Grameen Foundation wins funding to address needs of local farmers
GRAMEEN Foundation USA has won a $1-million funding meant to address the problems of coconut and cocoa farmers in the Philippines.
The Global Resilience Partnership—convened by The Rockefeller Foundation, United States Agency for International Development, and Swedish International Development Cooperation Agency (Sida)—named Grameen particularly for a project that intends to promote disaster resilience among coconut and cocoa farmers in the Philippines.
Grameen is one of eight teams that will receive $1 million each in funding for projects that will help enable vulnerable populations become resilient in the face of life-disrupting phenomena such as natural disasters.
‘Global Resilience Challenge’
The Washington D.C.-based nonprofit organization competed against almost 500 other aspirants in the multistage Global Resilience Challenge. The prize money will be used for implementing solutions that can be scaled and adopted by others in the future.
“Coconut farmers are among the poorest in the agriculture sector in the Philippines, and with recent hard-hitting typhoons, their challenges keep increasing and livelihoods are being destroyed,” Grameen Foundation country director for the Philippines Gigi Gatti said in a statement.
Gatti noted that 32 percent of Filipinos are directly employed in agriculture, particularly in rural areas.
“Grameen Foundation and its team will help farmers to improve productivity, access financial services, expand access to markets, and use early warning systems to reduce crop losses,” she said.
“Working with government, agribusiness and financial services partners, the team will leverage mobile technology to provide coconut farmers with real-time data and services to help strengthen their businesses and mitigate losses to their families due to extreme weather,” she added.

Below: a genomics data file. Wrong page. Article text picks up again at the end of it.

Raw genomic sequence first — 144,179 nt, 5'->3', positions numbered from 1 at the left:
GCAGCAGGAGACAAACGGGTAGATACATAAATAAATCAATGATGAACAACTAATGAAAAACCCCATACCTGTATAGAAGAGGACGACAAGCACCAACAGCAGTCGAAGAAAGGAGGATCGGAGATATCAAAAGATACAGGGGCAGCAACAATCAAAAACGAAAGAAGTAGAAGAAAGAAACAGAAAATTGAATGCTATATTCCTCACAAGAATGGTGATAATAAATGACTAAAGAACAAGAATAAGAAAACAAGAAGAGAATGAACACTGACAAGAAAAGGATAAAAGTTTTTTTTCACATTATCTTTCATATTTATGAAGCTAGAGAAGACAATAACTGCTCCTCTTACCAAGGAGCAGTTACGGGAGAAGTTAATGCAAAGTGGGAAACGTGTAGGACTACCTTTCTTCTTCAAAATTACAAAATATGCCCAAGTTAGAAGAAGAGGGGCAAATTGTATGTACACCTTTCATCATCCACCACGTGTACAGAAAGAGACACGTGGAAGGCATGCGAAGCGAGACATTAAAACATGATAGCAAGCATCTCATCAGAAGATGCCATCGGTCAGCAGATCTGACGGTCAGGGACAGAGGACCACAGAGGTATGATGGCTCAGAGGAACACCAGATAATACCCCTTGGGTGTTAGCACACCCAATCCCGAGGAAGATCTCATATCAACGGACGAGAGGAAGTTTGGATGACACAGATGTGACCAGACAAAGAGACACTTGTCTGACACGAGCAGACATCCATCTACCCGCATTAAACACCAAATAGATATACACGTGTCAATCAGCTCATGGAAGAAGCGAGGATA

For its project, Grameen Foundation is partnering with Nutiva, the Philippine Coconut Authority, Franklin Baker, Planet Labs, Stichting Progreso and Filipino microfinance institutions, food corporations, as well as agronomists.
According to Judith Rodin, president of The Rockefeller Foundation, the eight winners of the Global Resilience Challenge show “how we can create multiple wins for individuals and communities when problems are clearly understood and when solutions respond not only [to] today’s realities, but build [on] flexibility to manage tomorrow’s unknowns.”
The other seven winning teams are implementing projects for vulnerable communities in Bangladesh, India, Kenya, Mali, Nepal, Niger and Uganda.
“These teams are looking at interconnected challenges—from water conservation to food security to climate change—and identifying holistic solutions that bring societies together to prepare for and overcome disruptions,” Sida director general Charlotte Petri Gornitzka said.
“By combining multiple sector resources and expertise with local knowledge and engagement, the ideas directly address the challenges and realities people are facing,” she said.
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